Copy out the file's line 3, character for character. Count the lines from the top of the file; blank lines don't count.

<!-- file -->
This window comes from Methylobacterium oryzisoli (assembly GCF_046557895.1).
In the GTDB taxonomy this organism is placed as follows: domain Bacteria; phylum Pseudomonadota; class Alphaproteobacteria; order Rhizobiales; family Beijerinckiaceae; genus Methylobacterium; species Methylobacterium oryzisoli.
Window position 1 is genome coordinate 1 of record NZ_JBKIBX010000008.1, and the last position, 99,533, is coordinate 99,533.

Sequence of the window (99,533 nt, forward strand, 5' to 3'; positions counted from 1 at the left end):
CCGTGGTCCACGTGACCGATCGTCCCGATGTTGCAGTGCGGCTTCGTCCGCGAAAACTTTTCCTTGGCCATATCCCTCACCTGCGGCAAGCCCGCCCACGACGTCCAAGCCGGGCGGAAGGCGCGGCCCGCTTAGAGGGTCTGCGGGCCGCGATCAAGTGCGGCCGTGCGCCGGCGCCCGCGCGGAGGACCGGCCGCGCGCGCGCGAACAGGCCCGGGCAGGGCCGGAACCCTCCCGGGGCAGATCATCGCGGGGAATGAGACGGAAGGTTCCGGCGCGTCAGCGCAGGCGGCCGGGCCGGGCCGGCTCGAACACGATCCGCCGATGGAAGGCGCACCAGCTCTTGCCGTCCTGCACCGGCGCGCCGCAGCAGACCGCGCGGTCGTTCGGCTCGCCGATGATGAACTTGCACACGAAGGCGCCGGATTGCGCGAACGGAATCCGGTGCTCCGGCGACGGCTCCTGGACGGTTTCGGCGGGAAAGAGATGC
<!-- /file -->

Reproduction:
Window position 1 is genome coordinate 1 of record NZ_JBKIBX010000008.1, and the last position, 99,533, is coordinate 99,533.